How this Ph.D. student went from visiting her father at work to working in his industry

 

Leena Pade (Ph.D student)Leena Pade (Ph.D student)

Most children don’t give much thought to how things in their medicine cabinet are made. But Leena Pade got a firsthand view growing up in Mumbai, India, and it fascinated her.

“My dad was a chemical engineer who manufactured pharmaceutical ingredients, and sometimes I would go with him to visit our manufacturing plants,” said Pade, a chemistry Ph.D. student at the University of Maryland. “It was pretty exciting to see the nitty gritty of how they would mix so many different things and purify it and control different parts of the process to turn it into something completely different. All the thought that goes into making these tiny molecules was mind-boggling.”

With such an impression set early in life, it’s no surprise that Pade fell in love with chemistry. Today, she develops mass spectrometry and cutting-edge research tools to identify proteins that regulate healthy embryo development. The frog embryos she uses are genetically similar enough to humans that researchers often use them as a model when studying human development and diseases. 

“In developing embryos, there are clusters of cells called organizers that send instructions to neighboring cells to tell them whether to become, say, neural cells or skin cells,” Pade said. “I’m looking at the proteomic profiles of the organizer cells—in other words, the full variety of proteins and their amounts in these cells—because many of those proteins act as signaling molecules that tell the other cells what to do.”

Understanding the proteins involved in healthy embryonic development can help scientists understand how and where things go wrong in different congenital diseases.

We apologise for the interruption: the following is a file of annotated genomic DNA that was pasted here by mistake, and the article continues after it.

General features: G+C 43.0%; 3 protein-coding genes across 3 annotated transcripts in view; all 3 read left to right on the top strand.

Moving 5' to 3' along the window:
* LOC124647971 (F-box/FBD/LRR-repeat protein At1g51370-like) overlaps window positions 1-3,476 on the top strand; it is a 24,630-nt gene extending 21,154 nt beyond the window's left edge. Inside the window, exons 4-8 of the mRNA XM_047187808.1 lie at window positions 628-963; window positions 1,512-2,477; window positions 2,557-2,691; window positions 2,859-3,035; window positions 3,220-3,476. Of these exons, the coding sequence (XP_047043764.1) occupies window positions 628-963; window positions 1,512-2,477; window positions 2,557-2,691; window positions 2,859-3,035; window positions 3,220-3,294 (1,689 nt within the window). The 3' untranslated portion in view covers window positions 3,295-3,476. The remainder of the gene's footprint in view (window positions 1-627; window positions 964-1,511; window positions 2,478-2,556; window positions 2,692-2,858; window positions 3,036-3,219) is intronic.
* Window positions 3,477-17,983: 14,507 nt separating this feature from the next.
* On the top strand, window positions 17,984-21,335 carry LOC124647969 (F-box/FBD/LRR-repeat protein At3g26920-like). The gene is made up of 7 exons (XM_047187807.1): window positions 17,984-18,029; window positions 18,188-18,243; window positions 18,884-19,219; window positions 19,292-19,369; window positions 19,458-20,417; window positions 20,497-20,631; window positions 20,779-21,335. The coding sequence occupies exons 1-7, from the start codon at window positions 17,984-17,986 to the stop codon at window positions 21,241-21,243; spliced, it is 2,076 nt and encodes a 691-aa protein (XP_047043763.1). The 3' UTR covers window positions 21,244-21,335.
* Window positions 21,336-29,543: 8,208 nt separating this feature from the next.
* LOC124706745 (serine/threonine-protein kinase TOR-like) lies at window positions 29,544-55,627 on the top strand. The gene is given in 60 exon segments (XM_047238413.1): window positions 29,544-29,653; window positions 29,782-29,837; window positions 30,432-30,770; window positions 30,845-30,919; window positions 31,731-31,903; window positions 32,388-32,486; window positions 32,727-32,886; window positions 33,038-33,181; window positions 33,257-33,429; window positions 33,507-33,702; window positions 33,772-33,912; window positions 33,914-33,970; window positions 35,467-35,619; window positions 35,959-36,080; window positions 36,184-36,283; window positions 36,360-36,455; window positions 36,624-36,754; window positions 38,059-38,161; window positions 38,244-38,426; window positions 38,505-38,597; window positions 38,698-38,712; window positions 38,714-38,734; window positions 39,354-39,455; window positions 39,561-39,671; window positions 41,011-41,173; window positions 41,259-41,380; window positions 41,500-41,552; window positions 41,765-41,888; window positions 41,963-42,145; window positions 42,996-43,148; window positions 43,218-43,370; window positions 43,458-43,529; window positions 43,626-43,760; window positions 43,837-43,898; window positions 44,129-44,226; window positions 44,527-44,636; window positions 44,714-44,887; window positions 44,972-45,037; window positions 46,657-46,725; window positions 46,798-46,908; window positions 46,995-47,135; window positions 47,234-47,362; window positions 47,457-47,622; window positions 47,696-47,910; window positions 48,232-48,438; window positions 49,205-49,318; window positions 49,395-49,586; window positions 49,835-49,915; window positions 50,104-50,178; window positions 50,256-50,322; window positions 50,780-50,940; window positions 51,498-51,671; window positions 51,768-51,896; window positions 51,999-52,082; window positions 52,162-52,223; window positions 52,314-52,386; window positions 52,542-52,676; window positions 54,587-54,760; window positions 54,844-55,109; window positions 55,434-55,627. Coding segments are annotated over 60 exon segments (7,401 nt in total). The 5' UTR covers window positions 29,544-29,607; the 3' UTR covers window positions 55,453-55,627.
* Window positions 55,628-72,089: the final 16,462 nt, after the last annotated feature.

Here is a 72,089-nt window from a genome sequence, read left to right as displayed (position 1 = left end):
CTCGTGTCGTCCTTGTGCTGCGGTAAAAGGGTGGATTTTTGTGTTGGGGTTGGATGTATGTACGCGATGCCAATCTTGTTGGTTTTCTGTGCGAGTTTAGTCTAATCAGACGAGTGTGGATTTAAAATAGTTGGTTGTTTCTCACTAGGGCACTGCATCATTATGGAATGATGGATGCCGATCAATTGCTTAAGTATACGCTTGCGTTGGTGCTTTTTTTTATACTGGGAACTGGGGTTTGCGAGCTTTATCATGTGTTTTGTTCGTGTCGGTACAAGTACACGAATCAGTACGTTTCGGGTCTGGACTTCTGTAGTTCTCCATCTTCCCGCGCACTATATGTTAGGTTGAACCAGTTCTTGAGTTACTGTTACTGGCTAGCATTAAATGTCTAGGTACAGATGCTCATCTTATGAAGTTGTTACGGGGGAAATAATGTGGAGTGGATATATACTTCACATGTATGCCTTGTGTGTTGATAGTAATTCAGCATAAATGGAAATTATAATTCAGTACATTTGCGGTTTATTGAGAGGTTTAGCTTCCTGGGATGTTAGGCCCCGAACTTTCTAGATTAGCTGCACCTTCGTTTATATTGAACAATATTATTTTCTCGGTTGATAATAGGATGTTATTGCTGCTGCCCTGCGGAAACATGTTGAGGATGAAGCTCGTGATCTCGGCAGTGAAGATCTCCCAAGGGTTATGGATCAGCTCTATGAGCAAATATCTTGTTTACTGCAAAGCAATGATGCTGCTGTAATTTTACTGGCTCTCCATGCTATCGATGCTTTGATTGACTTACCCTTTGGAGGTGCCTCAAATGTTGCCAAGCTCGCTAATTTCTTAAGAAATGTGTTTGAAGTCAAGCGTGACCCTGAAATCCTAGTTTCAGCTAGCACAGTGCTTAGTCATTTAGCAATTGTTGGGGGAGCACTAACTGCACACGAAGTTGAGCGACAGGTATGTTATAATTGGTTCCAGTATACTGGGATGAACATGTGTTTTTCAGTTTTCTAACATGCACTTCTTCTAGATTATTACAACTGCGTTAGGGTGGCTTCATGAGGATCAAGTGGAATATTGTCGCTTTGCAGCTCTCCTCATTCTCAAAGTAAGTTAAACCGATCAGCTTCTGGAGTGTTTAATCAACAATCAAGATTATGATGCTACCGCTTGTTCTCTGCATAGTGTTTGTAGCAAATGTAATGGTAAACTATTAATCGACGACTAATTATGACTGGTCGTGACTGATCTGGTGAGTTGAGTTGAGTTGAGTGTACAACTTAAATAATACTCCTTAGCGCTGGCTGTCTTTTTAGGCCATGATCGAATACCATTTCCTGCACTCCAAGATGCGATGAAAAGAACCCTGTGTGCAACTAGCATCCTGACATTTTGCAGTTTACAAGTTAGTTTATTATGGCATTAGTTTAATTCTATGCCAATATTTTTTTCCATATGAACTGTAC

Pade’s innovative work received a boost this year when the Cosmos Club Foundation, which supports Washington, D.C.-area graduate students, named her a 2021 Cosmos Scholar. The award provided Pade with $4,500 for supplies like chemicals, enzymes and solvents for her experiments and to maintain her frog colony. 

“The entire process of writing a proposal, applying for the award and receiving it felt rewarding and boosted my confidence,” Pade said. “I feel deeply honored and thrilled.” 

With additional support from the NCI-UMD Partnership for Integrative Cancer Research, Pade works with her advisor, UMD Chemistry and Biochemistry Associate Professor Peter Nemes, and Ira Daar of the National Cancer Institute to understand how certain cells in developing frog embryos give rise to the structures of the head and jaw. 

The scientific questions Pade asks are at the leading edge of proteomics (the study of how proteins function and interact with one another), which means the scientists who work on them have to develop new techniques as they go. 

One of the biggest challenges for Pade is developing a technique that identifies only the proteins she wants to study. Early-stage embryos have a lot of protein-rich yolk, which can make it difficult to detect and measure quantities of other important proteins like the ones Pade is interested in.